Study type: Medical/biological study (experimental study)

Pulsed electromagnetic fields promote survival and neuronal differentiation of human BM-MSCs med./bio.

Published in: Life Sci 2016; 151: 130-138

Aim of study (acc. to author)

The effects of exposure of human bone marrow-derived mesenchymal stem cells to a pulsed 60 Hz magnetic field (PEMF) on cell viability and neuronal differentiation and underlying mechanisms of action should be investigated.

Background/further details

The study was conducted in view of a possible future use of PEMF in neurological diseases.
Cells were treated with differentiation medium (DMEM/F12 with 1 µM valproic acid, 2 µM forskolin, 2 µM butylated hydroxyanisole and 1 µM hydrocortisone) prior to exposure to the magnetic field.
Cells were also treated with the phosphatidylinositol 3-kinase (PI3K) inhibitor LY294002 to investigate the effect of the magnetic field on protein kinase B pathway activation and regulation of BAD phosphorylation and with the inhibitor k252a of the TrkA receptor to investigate its involvement in signal transduction.



Exposure Parameters
Exposure 1: 60 Hz
Modulation type: pulsed
Exposure duration: up to 24 hours

Exposure 1

Main characteristics
Frequency 60 Hz
  • rectangular
Exposure duration up to 24 hours
Modulation type pulsed
Exposure setup
Exposure source
Chamber cell culture incubator at 5% CO2 and 37°C
Setup Helmholtz coils (15 inner diameter) in incubator
Sham exposure A sham exposure was conducted.
Additional info (remark EMF-Portal: results are given for exposure durations up to 24 hours only though longer exposure durations are mentioned in the methods)
Measurand Value Type Method Mass Remarks
magnetic flux density 10 mT - measured - -

Reference articles

  • Cho H et al. (2012): Neural stimulation on human bone marrow-derived mesenchymal stem cells by extremely low frequency electromagnetic fields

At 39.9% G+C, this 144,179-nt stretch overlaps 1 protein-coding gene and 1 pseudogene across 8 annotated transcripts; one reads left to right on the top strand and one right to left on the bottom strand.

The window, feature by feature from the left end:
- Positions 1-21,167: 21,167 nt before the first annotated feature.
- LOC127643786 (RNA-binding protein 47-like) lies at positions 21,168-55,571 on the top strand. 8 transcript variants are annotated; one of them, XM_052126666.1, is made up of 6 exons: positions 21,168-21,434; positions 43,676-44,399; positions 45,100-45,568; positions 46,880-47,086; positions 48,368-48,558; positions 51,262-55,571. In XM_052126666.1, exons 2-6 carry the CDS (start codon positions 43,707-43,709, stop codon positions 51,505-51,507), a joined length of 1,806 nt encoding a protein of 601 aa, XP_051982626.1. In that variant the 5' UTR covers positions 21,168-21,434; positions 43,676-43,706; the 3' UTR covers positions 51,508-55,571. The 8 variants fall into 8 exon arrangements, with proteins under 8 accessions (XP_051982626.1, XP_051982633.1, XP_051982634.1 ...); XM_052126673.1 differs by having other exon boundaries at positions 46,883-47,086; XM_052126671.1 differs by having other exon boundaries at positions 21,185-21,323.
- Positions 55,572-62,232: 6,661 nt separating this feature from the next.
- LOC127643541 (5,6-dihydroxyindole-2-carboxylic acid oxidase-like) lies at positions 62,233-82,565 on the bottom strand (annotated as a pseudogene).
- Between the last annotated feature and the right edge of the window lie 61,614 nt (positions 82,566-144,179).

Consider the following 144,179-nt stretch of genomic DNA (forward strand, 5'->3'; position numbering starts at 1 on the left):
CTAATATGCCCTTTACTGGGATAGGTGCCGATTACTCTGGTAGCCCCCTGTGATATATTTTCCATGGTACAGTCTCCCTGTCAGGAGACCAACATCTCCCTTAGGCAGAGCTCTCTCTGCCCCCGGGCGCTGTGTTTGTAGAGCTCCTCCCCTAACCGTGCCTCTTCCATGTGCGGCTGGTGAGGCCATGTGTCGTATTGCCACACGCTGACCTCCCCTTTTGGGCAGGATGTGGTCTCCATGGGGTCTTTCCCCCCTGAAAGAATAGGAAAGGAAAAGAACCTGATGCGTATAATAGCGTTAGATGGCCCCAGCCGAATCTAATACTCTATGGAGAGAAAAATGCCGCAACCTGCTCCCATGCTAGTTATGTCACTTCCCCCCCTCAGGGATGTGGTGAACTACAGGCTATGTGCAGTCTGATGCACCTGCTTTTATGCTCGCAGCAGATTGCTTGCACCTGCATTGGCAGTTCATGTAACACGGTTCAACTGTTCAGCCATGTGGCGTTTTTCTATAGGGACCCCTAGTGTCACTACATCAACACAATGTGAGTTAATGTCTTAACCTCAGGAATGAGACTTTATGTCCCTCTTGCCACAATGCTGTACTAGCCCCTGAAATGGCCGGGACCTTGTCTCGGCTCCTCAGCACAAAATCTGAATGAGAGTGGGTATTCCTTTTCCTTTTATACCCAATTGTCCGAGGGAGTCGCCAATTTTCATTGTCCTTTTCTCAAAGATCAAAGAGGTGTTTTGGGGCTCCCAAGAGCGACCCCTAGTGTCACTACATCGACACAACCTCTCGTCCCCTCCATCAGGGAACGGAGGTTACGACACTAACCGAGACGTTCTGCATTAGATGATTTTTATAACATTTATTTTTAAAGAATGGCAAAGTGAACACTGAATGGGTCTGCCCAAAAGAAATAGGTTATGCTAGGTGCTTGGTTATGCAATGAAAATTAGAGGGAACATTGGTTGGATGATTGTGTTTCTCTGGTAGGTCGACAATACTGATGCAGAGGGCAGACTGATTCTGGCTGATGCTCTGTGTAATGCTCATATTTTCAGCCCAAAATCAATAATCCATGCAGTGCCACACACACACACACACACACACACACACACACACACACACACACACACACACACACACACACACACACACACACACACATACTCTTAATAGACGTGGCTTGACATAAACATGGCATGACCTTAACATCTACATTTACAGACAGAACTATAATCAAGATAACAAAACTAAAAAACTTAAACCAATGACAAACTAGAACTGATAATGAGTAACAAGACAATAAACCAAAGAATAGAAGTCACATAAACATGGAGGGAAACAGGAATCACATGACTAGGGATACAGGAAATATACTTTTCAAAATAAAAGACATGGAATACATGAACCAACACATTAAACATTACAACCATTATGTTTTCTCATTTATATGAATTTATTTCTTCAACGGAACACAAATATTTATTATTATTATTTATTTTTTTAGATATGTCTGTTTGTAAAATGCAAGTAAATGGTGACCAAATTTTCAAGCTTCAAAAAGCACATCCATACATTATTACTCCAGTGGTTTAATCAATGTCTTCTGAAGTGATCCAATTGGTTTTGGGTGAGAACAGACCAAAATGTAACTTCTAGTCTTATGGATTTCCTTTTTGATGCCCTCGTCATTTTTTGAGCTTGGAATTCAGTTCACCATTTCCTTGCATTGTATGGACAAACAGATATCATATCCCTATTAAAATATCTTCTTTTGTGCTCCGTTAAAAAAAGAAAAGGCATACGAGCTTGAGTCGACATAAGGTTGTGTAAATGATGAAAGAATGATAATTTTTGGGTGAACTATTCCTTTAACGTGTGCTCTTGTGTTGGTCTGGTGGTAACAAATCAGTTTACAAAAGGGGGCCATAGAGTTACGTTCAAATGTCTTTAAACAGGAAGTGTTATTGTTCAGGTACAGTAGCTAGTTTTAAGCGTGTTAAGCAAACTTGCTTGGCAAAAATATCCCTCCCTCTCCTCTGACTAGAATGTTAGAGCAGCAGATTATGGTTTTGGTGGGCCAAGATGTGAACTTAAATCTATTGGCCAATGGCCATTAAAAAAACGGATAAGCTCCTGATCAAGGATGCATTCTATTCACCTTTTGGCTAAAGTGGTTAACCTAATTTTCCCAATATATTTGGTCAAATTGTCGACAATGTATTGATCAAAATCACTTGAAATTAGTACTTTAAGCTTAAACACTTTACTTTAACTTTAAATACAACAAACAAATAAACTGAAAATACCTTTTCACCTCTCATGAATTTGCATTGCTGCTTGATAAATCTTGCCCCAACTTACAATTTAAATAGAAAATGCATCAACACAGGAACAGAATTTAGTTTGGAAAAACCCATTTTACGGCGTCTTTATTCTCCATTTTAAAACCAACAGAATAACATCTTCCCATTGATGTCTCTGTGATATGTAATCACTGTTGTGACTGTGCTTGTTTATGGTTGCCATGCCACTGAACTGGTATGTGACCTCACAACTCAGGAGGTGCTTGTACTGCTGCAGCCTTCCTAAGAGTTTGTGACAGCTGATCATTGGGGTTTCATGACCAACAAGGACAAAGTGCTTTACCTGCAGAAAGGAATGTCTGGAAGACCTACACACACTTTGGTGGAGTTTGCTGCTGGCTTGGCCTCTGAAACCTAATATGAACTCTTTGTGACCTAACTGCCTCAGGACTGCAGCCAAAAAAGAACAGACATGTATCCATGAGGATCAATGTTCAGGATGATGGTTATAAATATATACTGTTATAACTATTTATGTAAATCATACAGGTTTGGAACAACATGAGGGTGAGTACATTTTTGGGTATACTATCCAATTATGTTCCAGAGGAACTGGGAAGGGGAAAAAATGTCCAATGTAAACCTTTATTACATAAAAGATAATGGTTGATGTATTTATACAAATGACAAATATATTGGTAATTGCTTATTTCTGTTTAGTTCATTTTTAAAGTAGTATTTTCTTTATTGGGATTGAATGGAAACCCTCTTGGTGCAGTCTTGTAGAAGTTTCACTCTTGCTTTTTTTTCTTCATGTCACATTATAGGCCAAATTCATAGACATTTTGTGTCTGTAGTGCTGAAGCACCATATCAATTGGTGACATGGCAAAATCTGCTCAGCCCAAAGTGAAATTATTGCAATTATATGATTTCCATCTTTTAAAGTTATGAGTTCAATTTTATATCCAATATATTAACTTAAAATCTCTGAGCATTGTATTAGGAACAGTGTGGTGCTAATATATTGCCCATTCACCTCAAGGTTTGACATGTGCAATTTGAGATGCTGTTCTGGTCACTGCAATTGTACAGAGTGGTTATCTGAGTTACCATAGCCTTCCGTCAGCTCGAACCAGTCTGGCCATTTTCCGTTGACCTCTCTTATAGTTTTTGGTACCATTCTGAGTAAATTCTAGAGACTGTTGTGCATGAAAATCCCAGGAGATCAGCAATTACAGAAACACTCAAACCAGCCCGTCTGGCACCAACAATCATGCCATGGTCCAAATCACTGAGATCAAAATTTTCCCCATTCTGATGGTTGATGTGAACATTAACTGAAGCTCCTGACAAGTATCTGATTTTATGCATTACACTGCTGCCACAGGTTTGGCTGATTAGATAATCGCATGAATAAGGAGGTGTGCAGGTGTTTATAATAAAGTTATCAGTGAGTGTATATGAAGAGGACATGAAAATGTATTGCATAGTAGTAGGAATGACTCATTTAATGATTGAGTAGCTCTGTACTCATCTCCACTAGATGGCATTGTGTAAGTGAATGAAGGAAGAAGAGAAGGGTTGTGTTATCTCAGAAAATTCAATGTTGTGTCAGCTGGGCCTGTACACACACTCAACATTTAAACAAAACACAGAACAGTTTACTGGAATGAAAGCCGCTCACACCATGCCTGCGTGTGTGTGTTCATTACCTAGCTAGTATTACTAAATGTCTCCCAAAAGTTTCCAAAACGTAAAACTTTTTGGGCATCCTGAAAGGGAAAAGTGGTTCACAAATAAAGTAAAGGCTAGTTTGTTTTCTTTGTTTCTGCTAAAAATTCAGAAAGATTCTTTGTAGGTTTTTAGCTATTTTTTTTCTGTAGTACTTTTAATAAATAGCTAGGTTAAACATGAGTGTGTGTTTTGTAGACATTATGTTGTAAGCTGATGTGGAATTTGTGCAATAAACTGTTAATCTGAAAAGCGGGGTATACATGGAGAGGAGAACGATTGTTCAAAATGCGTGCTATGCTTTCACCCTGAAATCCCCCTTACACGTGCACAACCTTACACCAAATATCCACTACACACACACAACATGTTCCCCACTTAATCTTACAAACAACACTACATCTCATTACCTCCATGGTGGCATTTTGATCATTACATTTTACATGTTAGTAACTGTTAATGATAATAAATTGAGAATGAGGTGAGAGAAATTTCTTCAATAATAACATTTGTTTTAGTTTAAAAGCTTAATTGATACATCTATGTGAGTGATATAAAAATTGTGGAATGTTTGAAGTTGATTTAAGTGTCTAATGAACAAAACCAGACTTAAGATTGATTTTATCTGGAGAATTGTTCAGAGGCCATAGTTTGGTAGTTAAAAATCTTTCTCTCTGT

Exposed system:

Methods Endpoint/measurement parameters/methodology

Investigated system:
Time of investigation:
  • during exposure
  • after exposure

Main outcome of study (acc. to author)

Cell viability and the ratio of living/apoptotic cells were significantly increased after 24 h of exposure to the magnetic field compared to the control group.
The gene expressions and/or protein expressions of neural markers NF-L, NeuroD1, Tau and MAP2 were significantly increased in exposed cells compared to the control group.
Exposure to the magnetic field also significantly increased the activity of protein kinase B (Akt), Rsk, CREB, ERK, Bcl-xL and BAD via phosphorylation. Pretreatment with the PI3K inhibitor LY294002 reversed the cell viability-enhancing effect of the magnetic field.
These results suggested that the cell-protective effect of PEMF was mediated by the PI3K/Akt/BAD pathway and that the neuronal differentiating effect was based on the CREB/ERK/Rsk pathway. The TrkA receptor can activate both signal pathways and there was a significantly increased TrkA protein expression in PEMF-exposed cells compared to the control group. When using the TrkA inhibitor K252a in PEMF exposed cells, the protein expression of phosphorylated protein kinase B (Akt) was also decreased, indicating an association.
The authors conclude that exposure of human bone marrow-derived mesenchymal stem cells to a pulsed 60 Hz magnetic field might enhance cell survival and induce neuronal differentiation via activation of the TrkA receptor and two different signal pathways. This result might be beneficial for future work on cell transplantation therapy for neurological diseases.

Study character:

Study funded by

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